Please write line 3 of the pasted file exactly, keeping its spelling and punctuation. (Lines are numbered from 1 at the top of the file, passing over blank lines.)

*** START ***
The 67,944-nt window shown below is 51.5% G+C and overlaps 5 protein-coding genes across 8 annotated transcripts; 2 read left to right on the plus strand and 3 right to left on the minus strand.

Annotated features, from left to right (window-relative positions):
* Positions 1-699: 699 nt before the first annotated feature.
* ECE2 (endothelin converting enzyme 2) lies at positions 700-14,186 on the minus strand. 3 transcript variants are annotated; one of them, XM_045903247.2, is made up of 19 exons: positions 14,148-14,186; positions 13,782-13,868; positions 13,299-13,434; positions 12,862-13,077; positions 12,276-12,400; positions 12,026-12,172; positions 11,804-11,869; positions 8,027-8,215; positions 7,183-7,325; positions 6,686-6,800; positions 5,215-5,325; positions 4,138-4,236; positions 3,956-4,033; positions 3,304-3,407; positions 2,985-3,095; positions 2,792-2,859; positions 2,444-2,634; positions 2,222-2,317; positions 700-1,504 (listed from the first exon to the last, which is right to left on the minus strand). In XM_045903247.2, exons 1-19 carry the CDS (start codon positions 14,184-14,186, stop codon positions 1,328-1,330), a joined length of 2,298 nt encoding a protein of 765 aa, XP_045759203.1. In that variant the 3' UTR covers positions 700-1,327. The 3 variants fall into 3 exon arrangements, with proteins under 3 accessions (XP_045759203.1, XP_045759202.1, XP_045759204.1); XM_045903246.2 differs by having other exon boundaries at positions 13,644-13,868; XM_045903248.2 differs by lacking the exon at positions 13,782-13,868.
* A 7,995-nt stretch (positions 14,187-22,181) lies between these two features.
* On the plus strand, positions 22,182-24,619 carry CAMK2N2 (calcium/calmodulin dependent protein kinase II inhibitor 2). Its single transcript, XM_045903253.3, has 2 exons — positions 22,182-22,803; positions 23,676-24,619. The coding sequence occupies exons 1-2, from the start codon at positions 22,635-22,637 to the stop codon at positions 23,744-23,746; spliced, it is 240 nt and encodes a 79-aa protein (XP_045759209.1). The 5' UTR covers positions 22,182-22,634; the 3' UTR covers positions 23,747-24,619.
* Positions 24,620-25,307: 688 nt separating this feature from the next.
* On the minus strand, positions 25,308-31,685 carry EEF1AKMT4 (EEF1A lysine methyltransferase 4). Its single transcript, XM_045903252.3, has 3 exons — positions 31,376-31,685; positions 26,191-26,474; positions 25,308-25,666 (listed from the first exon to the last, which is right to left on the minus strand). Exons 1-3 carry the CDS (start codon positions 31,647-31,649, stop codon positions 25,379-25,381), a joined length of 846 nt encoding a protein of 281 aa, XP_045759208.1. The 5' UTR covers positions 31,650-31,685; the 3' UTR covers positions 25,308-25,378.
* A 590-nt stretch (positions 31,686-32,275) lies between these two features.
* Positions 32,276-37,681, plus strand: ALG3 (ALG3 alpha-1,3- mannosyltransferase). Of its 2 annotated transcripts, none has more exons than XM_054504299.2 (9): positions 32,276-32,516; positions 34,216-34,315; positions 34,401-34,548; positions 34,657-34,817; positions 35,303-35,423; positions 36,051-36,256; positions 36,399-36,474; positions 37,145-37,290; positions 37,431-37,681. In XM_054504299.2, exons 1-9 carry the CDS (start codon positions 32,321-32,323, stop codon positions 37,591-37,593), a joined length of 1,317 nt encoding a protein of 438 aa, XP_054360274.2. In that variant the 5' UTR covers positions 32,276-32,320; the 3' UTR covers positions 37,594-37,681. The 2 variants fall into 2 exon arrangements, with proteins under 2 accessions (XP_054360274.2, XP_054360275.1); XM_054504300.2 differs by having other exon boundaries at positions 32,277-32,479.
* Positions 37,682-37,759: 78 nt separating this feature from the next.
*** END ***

* Positions 1-699: 699 nt before the first annotated feature.